After more than a years’ worth of work we -as in Boston Experimental Theatre- shared our work with the audience via YouTube and the work was welcomed by the curious eyes. So here’s some remarks by some of them:
A review by Broadway World Boston’s Andrew Child
“Artistic director Vahdat Yeganeh has adapted, along with strong collaborators, a narrative from Abul-Qâsem Ferdowsi’s ancient Persian epic, Shahnameh as an experimental duet between an actor and a jazz musician. Right away, the source material is engaging, fantastical, and speculative. For a western audience, this seems the equivalent of boiling down The Odyssey or The Suppliants to its philosophical barebones and staging it with two performers in a black box space.”
Click here for full review.
From various members of audience:
“Thank you to BETC for sharing this fascinating story on YouTube! For those of you who don’t know this Persian myth, as I didn’t before watching this, I recommend watching the production twice. It is worth it as the richness of the production increases the second time and no doubt the third too… Bravo to Donya and Engin-the performers. The shadow work is beautiful.”
Heather Waters-editor at The Theatre Times
“This show reaches into the bones and invites of the breath and is worth embracing mutliple times. This performance, the music, the lighting, the pacing, the voice, the prose, presence and power is … forever something I will remember in an embodied and soulful way. The cinematography is also marvelous. Please please make a moment to light a candle, breathe in some breaths and engage in this story. Please please support the Boston Experimental Theatre company! I can’t wait to see what they do next!”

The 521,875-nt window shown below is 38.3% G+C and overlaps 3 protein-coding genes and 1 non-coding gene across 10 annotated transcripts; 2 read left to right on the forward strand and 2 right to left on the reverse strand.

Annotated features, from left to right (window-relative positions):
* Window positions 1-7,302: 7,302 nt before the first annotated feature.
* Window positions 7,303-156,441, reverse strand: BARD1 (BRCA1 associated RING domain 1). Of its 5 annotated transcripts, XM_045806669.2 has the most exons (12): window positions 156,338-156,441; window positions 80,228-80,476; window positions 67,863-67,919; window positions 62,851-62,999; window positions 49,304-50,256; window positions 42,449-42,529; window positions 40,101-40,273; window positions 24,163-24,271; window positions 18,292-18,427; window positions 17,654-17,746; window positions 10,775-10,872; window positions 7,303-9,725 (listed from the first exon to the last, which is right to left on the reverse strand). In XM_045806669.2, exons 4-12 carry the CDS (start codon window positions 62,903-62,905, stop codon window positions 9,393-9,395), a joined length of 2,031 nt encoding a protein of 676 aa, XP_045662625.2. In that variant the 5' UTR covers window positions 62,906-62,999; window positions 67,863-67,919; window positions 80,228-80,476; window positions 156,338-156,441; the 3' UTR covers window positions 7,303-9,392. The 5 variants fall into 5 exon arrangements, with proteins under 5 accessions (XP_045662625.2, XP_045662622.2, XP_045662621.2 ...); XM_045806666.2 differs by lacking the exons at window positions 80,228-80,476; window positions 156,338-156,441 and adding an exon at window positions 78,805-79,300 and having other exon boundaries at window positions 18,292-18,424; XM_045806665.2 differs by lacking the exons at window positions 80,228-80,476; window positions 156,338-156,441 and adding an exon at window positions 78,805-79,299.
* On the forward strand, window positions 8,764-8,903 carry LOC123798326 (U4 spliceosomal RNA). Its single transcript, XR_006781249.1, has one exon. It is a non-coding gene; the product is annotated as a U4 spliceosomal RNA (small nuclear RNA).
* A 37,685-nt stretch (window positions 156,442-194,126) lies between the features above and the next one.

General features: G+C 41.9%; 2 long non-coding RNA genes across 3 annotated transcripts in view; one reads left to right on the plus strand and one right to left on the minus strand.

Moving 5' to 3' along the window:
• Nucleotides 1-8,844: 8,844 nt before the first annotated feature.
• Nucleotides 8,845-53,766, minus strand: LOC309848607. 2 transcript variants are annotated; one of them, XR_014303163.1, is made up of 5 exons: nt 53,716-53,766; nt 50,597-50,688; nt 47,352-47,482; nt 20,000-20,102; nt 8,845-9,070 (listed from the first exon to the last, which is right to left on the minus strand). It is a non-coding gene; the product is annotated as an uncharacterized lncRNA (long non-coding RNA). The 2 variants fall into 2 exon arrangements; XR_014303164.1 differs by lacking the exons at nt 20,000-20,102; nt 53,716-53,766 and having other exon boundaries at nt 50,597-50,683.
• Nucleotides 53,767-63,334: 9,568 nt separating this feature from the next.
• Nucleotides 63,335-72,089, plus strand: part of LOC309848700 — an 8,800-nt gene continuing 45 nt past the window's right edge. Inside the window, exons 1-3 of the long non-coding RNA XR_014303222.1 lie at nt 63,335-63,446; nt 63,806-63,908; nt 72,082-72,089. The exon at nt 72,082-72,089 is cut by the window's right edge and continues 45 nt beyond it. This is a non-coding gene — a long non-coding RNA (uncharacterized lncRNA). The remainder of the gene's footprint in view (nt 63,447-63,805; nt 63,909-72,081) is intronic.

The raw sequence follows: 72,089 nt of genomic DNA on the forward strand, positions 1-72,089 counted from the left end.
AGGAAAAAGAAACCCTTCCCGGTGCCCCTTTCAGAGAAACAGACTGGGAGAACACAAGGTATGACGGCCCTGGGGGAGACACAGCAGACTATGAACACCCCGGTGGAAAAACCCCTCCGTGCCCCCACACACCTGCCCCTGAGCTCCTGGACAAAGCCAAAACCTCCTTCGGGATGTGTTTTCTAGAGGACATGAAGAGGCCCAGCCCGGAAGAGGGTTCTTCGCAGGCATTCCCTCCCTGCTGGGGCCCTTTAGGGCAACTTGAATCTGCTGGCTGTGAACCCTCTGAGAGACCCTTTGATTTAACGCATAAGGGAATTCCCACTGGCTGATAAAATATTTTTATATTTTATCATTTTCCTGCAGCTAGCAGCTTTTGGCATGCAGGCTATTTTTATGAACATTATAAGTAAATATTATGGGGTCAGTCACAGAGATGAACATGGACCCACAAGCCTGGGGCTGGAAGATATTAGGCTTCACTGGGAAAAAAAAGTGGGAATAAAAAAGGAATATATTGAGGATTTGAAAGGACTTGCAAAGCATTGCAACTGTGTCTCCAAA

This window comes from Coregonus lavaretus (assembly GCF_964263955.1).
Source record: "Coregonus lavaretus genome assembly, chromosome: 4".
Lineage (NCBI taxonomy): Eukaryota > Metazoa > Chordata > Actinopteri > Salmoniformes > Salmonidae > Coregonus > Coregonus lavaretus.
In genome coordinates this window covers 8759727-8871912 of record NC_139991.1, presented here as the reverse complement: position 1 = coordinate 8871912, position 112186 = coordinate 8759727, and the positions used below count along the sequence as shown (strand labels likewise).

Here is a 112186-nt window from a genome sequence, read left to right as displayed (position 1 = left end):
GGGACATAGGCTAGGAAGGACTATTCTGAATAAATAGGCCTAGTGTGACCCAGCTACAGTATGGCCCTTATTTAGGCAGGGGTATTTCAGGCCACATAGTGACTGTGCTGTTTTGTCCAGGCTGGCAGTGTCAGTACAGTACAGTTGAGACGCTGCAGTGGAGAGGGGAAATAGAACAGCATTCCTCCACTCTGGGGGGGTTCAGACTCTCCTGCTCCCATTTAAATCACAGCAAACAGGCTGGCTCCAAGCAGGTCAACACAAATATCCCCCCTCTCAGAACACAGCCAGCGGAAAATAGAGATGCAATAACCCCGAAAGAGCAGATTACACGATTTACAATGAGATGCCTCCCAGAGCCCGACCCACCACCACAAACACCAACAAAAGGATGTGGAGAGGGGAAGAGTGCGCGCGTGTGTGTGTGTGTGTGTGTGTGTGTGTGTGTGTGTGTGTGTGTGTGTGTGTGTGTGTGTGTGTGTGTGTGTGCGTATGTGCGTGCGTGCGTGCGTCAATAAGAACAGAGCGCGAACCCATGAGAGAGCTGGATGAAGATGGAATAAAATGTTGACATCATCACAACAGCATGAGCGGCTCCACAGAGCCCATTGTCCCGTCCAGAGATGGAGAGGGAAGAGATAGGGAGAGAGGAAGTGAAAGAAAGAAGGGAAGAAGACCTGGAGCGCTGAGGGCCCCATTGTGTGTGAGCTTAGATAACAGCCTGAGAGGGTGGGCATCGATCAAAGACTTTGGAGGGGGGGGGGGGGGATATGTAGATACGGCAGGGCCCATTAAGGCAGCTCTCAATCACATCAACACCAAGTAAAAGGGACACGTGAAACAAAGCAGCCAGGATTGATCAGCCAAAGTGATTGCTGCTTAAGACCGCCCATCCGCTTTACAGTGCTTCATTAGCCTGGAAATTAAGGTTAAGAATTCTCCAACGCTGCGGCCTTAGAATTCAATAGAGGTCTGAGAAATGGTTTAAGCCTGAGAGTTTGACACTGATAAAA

Tamera Marko-Executive Director of the Elma Lewis Center, Emerson College
“I really enjoyed this production, well done! Located at the inerstices of theatre, music, and storytelling, it wove a compelling story with movement and sound. Also, the foregrounding the piano player allowed us to enjoy both the story and the artistry of the telling. You should include a link here where people can donate to Boston Experimental Theatre and support more innovative work!”
Dr. Robert Lublin-Professor of Theatre Arts, College of Liberal Arts, University of Massachusetts Boston
“I found the production of Zahhak quite revealing of how the language of mythology has different energies and transformations across cultures. There is much to explore in the way Vahdat Yeganeh’s theatrical sensibility has been shaped by his exposure to archetypes in the Iranian context. And this finds expression in their use of color and the strange affinity with the dream-like score of the piano.
At one level, it is minimalist relying on a storytelling idiom to the accompaniment of the piano. But it is this very crystallization of the basics that makes the myth come alive in very sharp and arresting registers. I found myself compelled to listen to each and every word for which the actor must be given due credit for holding the performance so effortlessly without any cuts. So one felt the sense of “real” performance time.
The music was exquisite. Such an interesting choice for the musical score, so far removed from the more predictable beating of drums. In its glacial, almost Debussy-like coolness and detachment, one felt the story more deeply because the piano acted like a counterpoint. It gave the myth a contemporary edge.
In addition, there were some magical moments in the lighting which I am sure will be enhanced once the director get to finalize his mise-en-scene. At all costs, the staging needs to retain its intimacy because it is in this space that the myth of Zahhak becomes real and, at the same time, distinctly theatrical in an understated, yet elegant, enactment in recreating the myth.
My warmest good wishes to all in the company, and a special warm embrace for Mr. Yeganeh as he keeps his creativity alive in these stressful times.”
Rustom Bharucha-writer, director and cultural critic, Jawaharlal Nehru University, New Delhi, India.